Connie Yowell
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Program Officer
The MacArthur Foundation


Extending the Reach of Games
Respondent, Thursday (3:15 - 4:45) in Hall of Ideas F

This panel examines the ways in which both the content of games and activity of gaming can be seen to extend beyond the traditional boundaries of play or entertainment. Each of these papers, from different perspectives, provides as illustration of the ways in which the reach of games has been extended into the classroom, into management, and into government.

In each of these venues, massively multiplayer online games can be seen to exemplify, often times with the added benefit of time compression, many of the real world dynamics that affect and influence behavior and social interaction. In that sense, we contend, games are serving an educational function. They are, in essence, first and foremost, learning environments.

The argument we want to advance is not one which suggests that gaming or play provide a process or means for education or to enhance understanding. We accept both of these premises as foundational. Instead, we want to examine the ways in which current games themselves, particularly MMOGs, already contain valuable and transferable dynamics which have applications within the spheres of education, management (especially pertaining to not-for-profits), and government.

Our primary interest is to detail the manner in which games are already teaching and learning environments and to identify both how and what people are learning within various game worlds. Accordingly, we believe that by extending the reach of games, we can find uses for these game dynamics with the classroom, with situated learning, and within government, especially in the realm of public diplomacy.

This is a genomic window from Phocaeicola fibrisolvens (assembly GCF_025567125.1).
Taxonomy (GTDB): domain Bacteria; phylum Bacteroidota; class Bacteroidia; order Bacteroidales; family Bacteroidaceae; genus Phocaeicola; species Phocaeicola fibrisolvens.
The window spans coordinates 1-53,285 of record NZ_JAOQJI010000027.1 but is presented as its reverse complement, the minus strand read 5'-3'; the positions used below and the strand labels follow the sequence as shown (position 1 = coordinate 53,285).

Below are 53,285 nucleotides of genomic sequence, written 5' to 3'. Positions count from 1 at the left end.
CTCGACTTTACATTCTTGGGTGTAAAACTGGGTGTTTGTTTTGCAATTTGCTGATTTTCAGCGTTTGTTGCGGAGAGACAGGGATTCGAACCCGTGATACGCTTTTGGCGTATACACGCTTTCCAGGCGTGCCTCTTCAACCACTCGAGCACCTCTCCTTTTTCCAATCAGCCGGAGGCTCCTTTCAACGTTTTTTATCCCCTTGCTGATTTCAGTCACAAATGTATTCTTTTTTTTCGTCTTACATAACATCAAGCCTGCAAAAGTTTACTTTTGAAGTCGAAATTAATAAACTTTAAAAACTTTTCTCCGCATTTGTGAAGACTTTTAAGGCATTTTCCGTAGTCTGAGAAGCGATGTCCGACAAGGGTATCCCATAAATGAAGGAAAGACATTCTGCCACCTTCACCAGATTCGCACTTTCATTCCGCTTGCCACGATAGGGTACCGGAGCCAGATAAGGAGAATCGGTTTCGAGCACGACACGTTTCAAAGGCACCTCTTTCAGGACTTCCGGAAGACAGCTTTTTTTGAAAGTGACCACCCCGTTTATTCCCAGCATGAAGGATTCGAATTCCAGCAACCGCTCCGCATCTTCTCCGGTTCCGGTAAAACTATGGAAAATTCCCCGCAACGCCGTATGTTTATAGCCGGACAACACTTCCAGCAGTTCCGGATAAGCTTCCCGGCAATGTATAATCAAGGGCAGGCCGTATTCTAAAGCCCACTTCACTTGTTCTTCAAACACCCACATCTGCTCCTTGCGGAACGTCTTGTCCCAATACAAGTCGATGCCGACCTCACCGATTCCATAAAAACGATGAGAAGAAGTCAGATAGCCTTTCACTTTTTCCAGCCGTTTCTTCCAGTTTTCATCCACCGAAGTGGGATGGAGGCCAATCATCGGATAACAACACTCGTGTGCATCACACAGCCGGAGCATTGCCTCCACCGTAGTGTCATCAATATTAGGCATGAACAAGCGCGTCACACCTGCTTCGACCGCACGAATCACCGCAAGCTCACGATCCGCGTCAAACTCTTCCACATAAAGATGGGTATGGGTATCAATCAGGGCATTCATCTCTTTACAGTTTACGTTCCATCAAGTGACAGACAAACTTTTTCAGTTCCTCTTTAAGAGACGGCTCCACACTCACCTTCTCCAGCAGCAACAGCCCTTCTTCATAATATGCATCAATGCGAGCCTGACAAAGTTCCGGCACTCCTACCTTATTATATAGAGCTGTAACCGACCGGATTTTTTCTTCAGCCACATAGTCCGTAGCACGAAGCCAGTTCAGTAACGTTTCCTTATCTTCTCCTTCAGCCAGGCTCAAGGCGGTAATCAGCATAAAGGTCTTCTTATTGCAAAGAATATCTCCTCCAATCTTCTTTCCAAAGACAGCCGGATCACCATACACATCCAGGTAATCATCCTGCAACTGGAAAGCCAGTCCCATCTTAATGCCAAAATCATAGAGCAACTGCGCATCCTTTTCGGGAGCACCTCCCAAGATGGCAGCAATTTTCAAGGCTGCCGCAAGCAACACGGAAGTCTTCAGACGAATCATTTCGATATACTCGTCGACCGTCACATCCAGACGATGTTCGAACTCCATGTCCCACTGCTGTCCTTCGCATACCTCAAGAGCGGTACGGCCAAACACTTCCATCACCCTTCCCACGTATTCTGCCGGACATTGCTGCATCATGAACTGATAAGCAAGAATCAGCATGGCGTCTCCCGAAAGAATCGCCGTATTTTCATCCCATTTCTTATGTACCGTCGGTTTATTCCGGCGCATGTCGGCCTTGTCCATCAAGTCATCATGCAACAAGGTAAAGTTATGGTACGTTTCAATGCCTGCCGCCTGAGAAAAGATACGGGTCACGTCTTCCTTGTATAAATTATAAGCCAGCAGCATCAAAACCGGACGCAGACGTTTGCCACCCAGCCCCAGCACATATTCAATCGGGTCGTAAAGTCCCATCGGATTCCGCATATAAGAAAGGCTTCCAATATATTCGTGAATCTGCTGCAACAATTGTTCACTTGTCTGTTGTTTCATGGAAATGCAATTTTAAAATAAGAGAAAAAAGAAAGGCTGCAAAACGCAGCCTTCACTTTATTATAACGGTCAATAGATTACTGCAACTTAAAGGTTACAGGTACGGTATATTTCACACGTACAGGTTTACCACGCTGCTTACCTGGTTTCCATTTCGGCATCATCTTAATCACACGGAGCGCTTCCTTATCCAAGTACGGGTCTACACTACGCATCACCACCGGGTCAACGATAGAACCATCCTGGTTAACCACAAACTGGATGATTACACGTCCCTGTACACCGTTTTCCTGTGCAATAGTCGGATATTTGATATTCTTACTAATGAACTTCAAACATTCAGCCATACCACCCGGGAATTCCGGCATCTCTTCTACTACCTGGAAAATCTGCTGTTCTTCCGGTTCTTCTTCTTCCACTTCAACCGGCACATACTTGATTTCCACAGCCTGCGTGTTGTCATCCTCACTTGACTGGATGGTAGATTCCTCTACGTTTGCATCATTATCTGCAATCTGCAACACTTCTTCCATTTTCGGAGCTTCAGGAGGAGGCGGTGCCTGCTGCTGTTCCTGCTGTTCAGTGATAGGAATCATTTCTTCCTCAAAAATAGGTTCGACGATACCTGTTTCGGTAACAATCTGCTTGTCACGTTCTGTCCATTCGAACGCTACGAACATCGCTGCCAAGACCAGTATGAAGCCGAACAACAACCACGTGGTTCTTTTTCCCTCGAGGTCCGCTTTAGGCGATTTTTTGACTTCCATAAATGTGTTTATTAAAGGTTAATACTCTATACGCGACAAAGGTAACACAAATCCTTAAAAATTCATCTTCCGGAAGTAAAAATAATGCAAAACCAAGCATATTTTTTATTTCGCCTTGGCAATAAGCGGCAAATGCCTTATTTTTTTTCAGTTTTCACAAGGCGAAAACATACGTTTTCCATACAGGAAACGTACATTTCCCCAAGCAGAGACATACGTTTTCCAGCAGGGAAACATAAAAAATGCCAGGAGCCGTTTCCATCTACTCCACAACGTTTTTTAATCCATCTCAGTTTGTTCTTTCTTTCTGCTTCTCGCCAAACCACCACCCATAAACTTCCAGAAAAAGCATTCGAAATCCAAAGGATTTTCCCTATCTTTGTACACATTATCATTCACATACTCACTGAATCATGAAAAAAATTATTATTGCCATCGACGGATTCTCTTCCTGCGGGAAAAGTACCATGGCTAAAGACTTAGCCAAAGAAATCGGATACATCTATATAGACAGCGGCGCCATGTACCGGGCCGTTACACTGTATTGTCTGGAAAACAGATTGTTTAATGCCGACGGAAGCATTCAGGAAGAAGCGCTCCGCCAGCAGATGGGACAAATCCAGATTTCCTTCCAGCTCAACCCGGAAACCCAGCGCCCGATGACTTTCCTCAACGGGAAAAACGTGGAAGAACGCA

To that end, each of these papers explores a case study or illustration of the basic functions operating within game-space that provide valuable insights into education, social and group dynamics, and conflict and resolution. Moreover, we examine the ways that games create action points and boundary objects that tend to ground conversation around the edge of the game. In such cases, it is not just the game play per se but the social life around the edge of the game that in general carries much of the richness in terms of the game's meaning, its value, and its social and cultural impact.

Examining how games function within a broader socio-cultural economy of meaning, identity, and action, we demonstrate the value of gaming both by looking inward to detail how the dynamics of play mirror real-life social interaction, as well as by projecting outward toward the possibilities of using games to solve real-world social and political problems and provide tools for education.

In each case, our conclusions call for an effort to further extend the reach of games, suggesting ways in which dynamics of play, virtual interaction and problem solving, and task negotiation can form the basis for problem solving and community building.

Participants Include:
Douglas Thomas, USC Annenberg School for Communication
Joshua S. Fouts, USC Center on Public Diplomacy
Stephen Gillett, Yahoo! Inc.

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